IGER: When we made the second deal that we made, which was in June, we said at the time that we felt very good about the price that we were paying. There were changes that occurred between the time that we made the deal in December and the time that we made the deal later in 2018. For instance tax legislation in the United States, as a for instance. And so we feel very good about the deal we made and we are looking forward to getting the approvals so we can operate as one company.
BOORSTIN: And as part of that, there's a lot of changes to your studio. Tell us what to expect in terms of the studio going forward, you're going have a big chunk of the box office market share here in the U.S. How are you going to approach this to make sure that you're able to grow the studio without over saturating the market?
IGER: Well, first of all we have both been in the market. And so I don't think we're – we're not looking to make more movies as a combined entity. We're thrilled at the assets and the people that we're bringing on the studio side – under Fox, and Fox 2000, and Fox Searchlight. Some of those movies are perfectly complimentary to the films that we make. They have been in the family business a bit but typically they are not. It is more adult oriented. Obviously searchlight makes a different kind of movie than the movies Disney is making. So we think that the films that those studios will make, have made and will make, are complimentary to the films that that we've made as a studio. So we think it fits in perfectly in that regard, in that there isn't that much overlap. The great thing too is with this comes not only talent but some incredible properties, starting with Avatar. And Jim Cameron's busy making not one but a few Avatar films that will be part of a Disney slate. And that's extremely exciting to us.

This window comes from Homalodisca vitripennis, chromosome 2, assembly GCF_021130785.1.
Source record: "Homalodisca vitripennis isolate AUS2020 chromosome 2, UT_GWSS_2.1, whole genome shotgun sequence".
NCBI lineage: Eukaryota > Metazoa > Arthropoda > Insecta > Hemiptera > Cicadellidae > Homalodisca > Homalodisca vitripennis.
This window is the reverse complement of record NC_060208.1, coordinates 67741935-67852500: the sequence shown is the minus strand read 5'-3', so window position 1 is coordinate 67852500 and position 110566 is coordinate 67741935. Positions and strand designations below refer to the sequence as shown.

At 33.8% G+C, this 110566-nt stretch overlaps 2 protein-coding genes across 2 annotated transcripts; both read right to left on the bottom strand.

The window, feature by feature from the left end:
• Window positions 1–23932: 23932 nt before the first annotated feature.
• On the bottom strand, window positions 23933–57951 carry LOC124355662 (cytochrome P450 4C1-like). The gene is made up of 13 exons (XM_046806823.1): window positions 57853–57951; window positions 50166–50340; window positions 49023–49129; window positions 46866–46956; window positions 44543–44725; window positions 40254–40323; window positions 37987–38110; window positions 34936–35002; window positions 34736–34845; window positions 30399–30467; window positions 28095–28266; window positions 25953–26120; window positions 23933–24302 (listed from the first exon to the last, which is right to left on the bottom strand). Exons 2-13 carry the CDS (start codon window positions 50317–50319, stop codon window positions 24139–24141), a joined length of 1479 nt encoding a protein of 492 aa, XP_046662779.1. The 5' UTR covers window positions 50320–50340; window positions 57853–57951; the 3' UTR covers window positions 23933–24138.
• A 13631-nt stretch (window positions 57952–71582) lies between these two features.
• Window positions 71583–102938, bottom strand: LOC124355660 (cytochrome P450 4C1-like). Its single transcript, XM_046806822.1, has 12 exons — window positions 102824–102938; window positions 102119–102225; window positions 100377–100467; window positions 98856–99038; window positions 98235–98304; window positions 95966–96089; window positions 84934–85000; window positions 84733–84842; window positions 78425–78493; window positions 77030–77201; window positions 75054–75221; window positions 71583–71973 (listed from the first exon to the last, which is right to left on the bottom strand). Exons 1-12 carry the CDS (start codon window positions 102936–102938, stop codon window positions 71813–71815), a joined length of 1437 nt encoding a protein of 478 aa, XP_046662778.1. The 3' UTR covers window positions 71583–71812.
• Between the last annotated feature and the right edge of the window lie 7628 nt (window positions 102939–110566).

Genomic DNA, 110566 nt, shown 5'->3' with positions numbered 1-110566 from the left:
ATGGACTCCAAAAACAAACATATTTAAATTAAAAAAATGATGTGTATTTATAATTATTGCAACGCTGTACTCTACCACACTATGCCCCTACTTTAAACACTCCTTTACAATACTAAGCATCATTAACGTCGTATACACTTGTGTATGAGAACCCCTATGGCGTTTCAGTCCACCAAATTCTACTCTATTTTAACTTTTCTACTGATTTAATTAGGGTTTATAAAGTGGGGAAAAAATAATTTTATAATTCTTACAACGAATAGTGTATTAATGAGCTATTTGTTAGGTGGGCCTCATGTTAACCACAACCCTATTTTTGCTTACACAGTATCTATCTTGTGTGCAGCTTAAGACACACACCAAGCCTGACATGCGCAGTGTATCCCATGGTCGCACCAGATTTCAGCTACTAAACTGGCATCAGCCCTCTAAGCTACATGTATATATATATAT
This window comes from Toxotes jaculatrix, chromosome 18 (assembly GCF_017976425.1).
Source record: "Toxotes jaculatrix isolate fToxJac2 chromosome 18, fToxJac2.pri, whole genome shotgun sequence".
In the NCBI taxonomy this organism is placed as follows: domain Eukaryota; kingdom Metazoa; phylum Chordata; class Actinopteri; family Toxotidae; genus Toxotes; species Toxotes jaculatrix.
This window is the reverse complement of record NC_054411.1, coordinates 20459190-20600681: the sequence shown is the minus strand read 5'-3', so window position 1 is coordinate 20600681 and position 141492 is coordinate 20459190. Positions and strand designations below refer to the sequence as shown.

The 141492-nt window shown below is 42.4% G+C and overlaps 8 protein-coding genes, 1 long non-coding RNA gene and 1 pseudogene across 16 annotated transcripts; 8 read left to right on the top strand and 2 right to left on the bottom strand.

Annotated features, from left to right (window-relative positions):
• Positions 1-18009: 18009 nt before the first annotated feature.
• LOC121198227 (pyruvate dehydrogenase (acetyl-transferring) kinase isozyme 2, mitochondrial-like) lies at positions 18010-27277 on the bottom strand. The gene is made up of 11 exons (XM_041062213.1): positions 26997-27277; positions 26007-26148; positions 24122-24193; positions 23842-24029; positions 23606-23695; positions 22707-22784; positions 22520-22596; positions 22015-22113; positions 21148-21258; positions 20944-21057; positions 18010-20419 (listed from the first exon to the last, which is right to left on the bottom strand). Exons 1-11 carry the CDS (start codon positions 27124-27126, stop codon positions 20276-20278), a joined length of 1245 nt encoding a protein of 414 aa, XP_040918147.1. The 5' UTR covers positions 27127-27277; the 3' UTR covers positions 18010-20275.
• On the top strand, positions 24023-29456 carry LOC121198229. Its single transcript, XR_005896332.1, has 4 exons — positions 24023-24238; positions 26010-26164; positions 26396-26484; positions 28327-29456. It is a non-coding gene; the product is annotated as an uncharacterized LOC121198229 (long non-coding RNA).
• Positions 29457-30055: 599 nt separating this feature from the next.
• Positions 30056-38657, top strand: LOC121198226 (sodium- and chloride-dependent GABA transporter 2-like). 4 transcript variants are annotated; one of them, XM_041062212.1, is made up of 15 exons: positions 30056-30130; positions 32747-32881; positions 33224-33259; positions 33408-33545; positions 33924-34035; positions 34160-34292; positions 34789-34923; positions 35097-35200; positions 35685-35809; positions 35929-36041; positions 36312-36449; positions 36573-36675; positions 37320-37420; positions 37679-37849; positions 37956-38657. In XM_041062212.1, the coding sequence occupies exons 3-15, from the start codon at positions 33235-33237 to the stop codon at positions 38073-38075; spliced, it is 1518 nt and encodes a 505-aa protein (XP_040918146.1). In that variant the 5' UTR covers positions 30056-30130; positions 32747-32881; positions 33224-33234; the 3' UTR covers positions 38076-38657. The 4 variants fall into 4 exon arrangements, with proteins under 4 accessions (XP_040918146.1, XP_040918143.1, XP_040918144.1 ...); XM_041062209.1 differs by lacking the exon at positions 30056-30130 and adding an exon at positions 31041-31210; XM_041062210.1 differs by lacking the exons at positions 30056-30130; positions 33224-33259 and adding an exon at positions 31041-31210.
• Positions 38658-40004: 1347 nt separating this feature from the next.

BOORSTIN: Great. Well, we look forward to following the completion of the fox deal and also we will be tuning into your earnings call where you announce the name of the new Disney streaming service. That was a good tease there.
IGER: Yeah, you almost caught me too.
BOORSTIN: Thank you much for joining us. We'll let you get off to your call. Back over to you.